Penn State Funds Child Abuse Research Endowment With Sanction Fine

Penn State created an endowment to support child maltreatment research with the $12 million it received from the $60 million fine the NCAA required it to pay as part of its sanctions against the university.

The NCAA’s settlement in the Corman lawsuit in January dictated that the $60 million would be divided between the university and child abuse prevention programs throughout the state of Pennsylvania.  The settlement decided that Penn State would receive $12 million to help advance its child sexual abuse research programs.

The $12 million investment will “advance the University’s academic mission of research, education and service” regarding child maltreatment, according to a press release from the university. Specifically, the endowment will be put toward Penn State’s Network on Child Protection and Well-Being that was created in 2012.

According to the press release, the network is directed by Jennie Noll, professor of Human Development and Family Studies and an “internationally renowned expert on child sexual abuse and its long-term health impacts.”

“This endowment sets the stage for Penn State’s future interdisciplinary research partnerships, educational initiatives and delivery of evidence-based prevention and treatment programs for at-risk and abused children,” Noll said. “Working together and with community partners across the Commonwealth, we will make a sustained difference in the lives of these children and their families.”

The network has co-sponsored three national conferences about the topic, and its fourth is slated for this September.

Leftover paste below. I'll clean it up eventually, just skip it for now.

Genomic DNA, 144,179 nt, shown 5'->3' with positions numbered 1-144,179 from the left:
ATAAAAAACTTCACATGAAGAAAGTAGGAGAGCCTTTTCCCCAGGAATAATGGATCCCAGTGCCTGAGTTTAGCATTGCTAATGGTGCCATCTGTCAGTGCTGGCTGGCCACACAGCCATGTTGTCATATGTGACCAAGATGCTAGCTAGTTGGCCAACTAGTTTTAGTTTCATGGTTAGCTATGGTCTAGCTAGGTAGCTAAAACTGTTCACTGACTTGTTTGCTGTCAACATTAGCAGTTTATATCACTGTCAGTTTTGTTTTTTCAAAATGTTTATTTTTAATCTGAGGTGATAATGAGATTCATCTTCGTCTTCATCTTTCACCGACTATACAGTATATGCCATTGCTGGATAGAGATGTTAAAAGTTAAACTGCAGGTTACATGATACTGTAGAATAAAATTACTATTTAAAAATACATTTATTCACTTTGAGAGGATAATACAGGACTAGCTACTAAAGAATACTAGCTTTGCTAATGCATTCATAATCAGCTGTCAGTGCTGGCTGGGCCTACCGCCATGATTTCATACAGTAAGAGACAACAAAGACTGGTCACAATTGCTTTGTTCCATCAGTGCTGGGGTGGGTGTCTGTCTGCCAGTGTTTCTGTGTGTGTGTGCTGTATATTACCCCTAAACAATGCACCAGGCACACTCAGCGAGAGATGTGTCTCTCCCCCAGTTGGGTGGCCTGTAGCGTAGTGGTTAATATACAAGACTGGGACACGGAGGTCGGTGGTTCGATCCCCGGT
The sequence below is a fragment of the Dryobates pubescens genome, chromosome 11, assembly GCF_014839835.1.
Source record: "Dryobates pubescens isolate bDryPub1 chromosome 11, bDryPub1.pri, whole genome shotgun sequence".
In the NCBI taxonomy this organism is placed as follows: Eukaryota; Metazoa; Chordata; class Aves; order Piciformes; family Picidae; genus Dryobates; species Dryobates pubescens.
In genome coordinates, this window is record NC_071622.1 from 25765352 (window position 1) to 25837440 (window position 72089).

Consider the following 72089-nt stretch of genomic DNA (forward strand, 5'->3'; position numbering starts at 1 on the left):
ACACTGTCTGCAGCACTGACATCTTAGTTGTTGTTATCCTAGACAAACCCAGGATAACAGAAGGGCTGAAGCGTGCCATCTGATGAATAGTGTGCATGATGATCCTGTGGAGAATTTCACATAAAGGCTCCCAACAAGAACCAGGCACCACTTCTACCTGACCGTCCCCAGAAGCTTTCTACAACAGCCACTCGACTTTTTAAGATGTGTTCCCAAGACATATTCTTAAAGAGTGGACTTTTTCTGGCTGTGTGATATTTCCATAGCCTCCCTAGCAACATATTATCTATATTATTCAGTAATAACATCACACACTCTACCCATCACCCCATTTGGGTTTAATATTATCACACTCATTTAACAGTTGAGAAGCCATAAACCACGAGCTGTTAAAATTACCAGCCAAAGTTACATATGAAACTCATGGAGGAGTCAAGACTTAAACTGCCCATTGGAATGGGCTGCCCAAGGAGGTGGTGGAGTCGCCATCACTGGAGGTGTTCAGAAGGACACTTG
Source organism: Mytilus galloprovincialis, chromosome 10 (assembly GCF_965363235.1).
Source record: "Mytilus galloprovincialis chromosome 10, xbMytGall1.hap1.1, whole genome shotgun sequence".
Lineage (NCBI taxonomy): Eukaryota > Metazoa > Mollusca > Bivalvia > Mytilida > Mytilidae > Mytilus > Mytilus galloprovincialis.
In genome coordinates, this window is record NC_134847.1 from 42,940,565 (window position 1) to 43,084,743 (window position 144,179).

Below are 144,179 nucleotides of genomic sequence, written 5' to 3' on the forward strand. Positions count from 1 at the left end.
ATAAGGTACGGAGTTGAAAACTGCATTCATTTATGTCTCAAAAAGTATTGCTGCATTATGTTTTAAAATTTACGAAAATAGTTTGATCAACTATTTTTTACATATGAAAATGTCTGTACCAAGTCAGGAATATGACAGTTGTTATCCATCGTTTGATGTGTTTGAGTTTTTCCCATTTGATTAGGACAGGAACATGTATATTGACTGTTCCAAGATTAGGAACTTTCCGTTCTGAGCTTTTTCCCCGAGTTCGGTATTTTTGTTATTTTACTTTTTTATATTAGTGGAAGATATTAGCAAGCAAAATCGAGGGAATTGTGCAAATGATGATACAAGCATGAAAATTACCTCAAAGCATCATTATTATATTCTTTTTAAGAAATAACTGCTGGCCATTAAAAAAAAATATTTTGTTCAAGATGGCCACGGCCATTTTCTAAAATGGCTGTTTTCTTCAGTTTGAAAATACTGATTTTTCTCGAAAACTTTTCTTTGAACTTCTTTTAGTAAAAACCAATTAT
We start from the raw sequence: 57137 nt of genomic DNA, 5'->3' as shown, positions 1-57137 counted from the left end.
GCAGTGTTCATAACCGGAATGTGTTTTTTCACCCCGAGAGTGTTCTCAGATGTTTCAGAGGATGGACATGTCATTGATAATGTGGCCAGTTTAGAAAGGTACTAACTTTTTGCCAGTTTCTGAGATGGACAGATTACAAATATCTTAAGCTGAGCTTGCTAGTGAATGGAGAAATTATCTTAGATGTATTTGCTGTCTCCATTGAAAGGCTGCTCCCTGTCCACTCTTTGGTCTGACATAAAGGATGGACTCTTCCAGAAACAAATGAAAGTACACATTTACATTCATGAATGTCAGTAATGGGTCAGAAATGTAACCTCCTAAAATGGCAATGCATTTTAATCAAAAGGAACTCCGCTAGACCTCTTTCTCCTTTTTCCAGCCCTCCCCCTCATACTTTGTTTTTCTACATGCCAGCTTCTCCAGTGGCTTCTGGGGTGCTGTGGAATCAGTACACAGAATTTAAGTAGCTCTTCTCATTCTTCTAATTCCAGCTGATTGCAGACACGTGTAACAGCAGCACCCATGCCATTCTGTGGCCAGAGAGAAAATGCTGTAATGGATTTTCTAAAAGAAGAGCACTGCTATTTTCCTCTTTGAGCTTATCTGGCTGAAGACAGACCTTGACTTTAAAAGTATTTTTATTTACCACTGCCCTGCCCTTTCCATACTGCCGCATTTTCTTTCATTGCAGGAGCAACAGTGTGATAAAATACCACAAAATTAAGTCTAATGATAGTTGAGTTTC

Through the network, the $12 million will be allocated to many different areas at the university including promoting research in this area and paying for an annual series of conferences. It will also help fund other events focused on fighting child maltreatment, creating interdisciplinary education programs in the field, and helping the network function as “Penn State’s clearinghouse for information, awareness, and communication” for child abuse.

Though the network generally focuses on child maltreatment, the funds will be used specifically to focus on child sexual abuse as well as neglect, emotional, and physical abuse.

Photo: Network on Child Protection and Well-Being

About the Author

Mindy Szkaradnik

Mindy is a senior majoring in Print Journalism, Spanish, and Global and International Studies. She is the 12th member of her family to attend Penn State, she loves Bruce Springsteen, and her friends are always making fun of her for talking too much about study abroad. She can be reached on Twitter (@mszkarad) or via email ([email protected]).

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